UK’s cheap food policy needs strategic rethink, MPs told

A strategic rethink is needed about cheap food policy which is driving British food producers out and lowering national self-sufficiency levels, MPs have been told.

Ali Capper, the chairwoman of British Apples and Pears, told the Environment and Rural Affairs (Efra) select committee that government policy around cheap food was promoting poor buyer behaviour and increasing imports.

She said a “strategic change” was required and the country “must start championing” local food production while accepting that it was not the cheapest option for consumers.

See also: Ditching of English horticulture strategy ‘beggars belief’

Ms Capper, who grows hops and apples on her Worcestershire farm, said apple growers had suffered a 30% increase in their costs of production, mainly labour and energy, yet they had received only an 8% average payment uplift from retailers.

“Yet, despite only that 8% [price increase], we are seeing price rises among the big retailers. Lidl’s Oakland red apples – that’s a very big line – went up by 50% in a two-year period,” she told MPs.

“Morrisons’ British apples six pack went up by 39% in a two-year period. Tesco increased the price of its Rosedene Farms Gala apples by 36% in that same two-year period. So, there’s an inequity in the margin share.”

Over-reliance on imports

Ms Capper said climate change maps show the UK was a good area to invest in fruit and veg production, whereas areas such as southern Spain and northern Africa “will not be able to grow food in 30 or 50 years’ time”.

“Why are we not strategically saying: right, we have got something really special here. Let’s invest in it. Let’s put a strategy in place that says we’re going to grow food production. Let’s be brave. Why don’t we say by 30 or 40%?”

Guy Watson-Singh, founder of Riverford Organic Farmers, has launched a petition for supermarkets to better support British farmers, which has attracted more than 100,000 signatures and will be debated in parliament on 22 January.

He told the committee how primary producers’ share of profits had fallen sharply since he supplied supermarkets in the 1980s, from about 38p in the retail pound to about 25p today.

Falling prices from retailers led him to stop supplying supermarkets for the past 20 years, instead setting up his own organic veg box business.

“Price is one thing which I think is purely a result of an imbalance of power,” Mr Watson-Singh told MPs.

“But confidence in the future of the industry is sorely lacking. Confidence in British farming has taken a real knock over the past six years.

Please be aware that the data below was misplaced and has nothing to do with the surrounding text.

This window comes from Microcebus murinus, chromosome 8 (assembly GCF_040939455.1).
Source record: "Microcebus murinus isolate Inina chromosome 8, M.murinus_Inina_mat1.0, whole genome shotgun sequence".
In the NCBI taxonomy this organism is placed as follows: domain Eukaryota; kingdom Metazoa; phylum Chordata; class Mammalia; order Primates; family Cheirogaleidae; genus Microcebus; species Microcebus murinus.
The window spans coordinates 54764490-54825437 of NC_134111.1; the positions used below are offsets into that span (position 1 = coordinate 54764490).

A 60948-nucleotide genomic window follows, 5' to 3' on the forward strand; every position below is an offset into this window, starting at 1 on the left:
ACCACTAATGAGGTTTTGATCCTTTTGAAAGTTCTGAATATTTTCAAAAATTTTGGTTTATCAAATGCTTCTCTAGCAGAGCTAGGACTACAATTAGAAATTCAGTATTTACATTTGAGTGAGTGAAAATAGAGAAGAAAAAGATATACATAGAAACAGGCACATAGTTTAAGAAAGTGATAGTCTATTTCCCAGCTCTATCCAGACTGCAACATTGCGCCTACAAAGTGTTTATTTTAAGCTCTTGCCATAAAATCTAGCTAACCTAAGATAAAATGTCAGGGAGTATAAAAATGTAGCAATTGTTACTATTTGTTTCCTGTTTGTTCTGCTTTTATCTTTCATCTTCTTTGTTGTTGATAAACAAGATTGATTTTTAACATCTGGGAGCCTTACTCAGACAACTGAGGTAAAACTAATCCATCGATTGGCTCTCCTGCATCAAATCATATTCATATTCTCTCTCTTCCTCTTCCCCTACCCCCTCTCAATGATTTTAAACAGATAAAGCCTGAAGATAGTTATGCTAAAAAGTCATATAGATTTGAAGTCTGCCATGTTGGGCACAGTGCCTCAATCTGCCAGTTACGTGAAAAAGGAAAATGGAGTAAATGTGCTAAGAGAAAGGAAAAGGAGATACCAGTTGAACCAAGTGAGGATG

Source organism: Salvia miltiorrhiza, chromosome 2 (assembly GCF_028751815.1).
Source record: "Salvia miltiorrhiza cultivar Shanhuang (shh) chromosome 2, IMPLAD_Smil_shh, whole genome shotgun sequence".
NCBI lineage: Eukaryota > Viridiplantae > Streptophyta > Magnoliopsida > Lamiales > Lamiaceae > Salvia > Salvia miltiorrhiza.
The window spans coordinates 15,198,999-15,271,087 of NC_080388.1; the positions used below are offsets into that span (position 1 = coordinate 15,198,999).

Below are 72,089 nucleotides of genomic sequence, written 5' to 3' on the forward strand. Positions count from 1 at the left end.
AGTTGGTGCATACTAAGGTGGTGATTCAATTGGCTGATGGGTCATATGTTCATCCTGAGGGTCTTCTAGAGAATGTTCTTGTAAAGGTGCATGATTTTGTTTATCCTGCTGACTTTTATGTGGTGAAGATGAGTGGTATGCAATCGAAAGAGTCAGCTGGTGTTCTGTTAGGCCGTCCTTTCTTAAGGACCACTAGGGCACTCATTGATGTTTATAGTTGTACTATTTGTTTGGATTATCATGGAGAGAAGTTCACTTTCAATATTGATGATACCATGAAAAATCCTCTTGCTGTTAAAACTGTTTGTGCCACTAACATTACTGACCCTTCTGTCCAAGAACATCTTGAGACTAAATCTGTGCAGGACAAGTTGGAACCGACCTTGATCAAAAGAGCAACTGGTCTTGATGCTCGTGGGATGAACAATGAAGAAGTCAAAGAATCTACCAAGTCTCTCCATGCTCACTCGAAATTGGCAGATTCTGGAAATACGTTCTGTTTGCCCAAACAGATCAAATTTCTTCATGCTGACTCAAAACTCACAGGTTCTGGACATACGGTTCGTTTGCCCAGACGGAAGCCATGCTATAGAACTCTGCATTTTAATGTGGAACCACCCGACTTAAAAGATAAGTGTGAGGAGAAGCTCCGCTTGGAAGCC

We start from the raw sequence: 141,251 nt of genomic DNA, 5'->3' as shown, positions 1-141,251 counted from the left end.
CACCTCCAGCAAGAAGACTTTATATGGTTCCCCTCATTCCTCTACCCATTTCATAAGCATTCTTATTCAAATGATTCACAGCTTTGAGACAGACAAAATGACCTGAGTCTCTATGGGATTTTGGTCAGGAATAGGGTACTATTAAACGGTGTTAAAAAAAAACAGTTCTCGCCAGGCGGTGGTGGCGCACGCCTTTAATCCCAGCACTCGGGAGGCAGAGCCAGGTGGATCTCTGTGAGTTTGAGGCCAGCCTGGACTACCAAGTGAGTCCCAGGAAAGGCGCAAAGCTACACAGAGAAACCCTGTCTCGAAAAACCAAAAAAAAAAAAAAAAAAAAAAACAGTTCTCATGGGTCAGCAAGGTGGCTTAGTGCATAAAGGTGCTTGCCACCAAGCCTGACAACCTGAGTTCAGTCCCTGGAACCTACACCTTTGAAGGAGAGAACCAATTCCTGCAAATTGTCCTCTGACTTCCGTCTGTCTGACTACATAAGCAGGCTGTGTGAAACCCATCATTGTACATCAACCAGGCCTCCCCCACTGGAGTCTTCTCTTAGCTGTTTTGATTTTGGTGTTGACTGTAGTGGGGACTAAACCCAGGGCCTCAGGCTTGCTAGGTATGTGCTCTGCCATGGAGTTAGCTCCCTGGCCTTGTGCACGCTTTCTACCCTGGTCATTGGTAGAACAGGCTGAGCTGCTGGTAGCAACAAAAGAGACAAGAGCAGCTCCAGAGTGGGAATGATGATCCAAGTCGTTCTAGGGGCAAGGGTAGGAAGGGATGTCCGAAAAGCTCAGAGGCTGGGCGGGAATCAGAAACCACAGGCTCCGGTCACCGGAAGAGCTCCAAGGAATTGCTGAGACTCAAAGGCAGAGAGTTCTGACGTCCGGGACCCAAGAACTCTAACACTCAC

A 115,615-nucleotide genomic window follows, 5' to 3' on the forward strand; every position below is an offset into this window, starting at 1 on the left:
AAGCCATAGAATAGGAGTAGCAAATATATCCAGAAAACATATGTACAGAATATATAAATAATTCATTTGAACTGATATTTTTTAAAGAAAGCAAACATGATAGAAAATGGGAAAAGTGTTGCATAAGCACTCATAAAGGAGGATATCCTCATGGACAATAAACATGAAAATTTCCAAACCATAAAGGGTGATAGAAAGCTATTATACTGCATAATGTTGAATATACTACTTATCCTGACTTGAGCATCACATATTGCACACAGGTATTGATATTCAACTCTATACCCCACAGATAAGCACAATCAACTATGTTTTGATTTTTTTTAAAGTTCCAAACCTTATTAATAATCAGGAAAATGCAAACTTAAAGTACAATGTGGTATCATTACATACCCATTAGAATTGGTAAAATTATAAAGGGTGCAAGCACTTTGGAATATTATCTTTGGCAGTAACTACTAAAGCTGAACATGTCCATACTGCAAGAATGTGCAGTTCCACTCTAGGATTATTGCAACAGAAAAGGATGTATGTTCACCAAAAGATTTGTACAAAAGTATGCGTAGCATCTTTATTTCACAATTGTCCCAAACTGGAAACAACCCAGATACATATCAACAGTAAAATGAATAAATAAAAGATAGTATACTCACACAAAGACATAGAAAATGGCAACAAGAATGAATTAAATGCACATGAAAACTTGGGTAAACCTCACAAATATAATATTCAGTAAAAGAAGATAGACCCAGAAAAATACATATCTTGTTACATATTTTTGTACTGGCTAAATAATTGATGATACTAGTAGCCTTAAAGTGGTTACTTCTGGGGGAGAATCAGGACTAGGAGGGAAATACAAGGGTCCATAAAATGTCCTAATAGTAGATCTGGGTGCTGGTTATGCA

“I also farm in France where I see my neighbours putting out huge greenhouses in the Loire Valley and being able to produce salads all winter in a climate not that dissimilar from ours, certainly in Kent, for instance.

“It’s just not happening in the UK. We have had one huge greenhouse built in Thanet, but mostly the horticulture industry has been decimated.”

Lack of confidence

Mr Watson-Singh said there was no investment in the horticulture industry, which is why food self-sufficiency was declining.

“It’s a combination of price and [lack of] confidence, and I think we leave ourselves in a very vulnerable position as a result.”

The cross-party Efra committee is exploring the balance of power between food producers, manufacturers and retailers, especially in regard to price setting.

The committee, chaired by Sir Robert Goodwill, held its second evidence-gathering session on Tuesday 9 January.

Six-point plan towards fairness in the supply chain

During the Efra hearing, Ali Capper suggested a six-point plan to help shift the imbalance of power in the supply chain and promote fairness for food producers:

  1. Efra comittee chairman Sir Robert Goodwill asked to write to the chief executive of every major UK retailer, to call for a recognition of farm input inflation and fair pricing.
  2. Government needs to impose the fair dealing clause, which is available in the Agriculture Act, on retailers. Contract obligations specifically around pricing mechanisms are “imperative”.
  3. The removal of a cap on seasonal workers allowed to travel to the UK to work in the horticultural sector.
  4. Include commercial horticulture in the government’s Energy and Trade Intensive Industries scheme now, to give food producers protection against energy price volatility.
  5. Apply a carbon border adjustment and introduce carbon price for food imports at the border.
  6. Redesign Defra’s Environmental Land Management scheme so that it “works with, not instead of, food production”.
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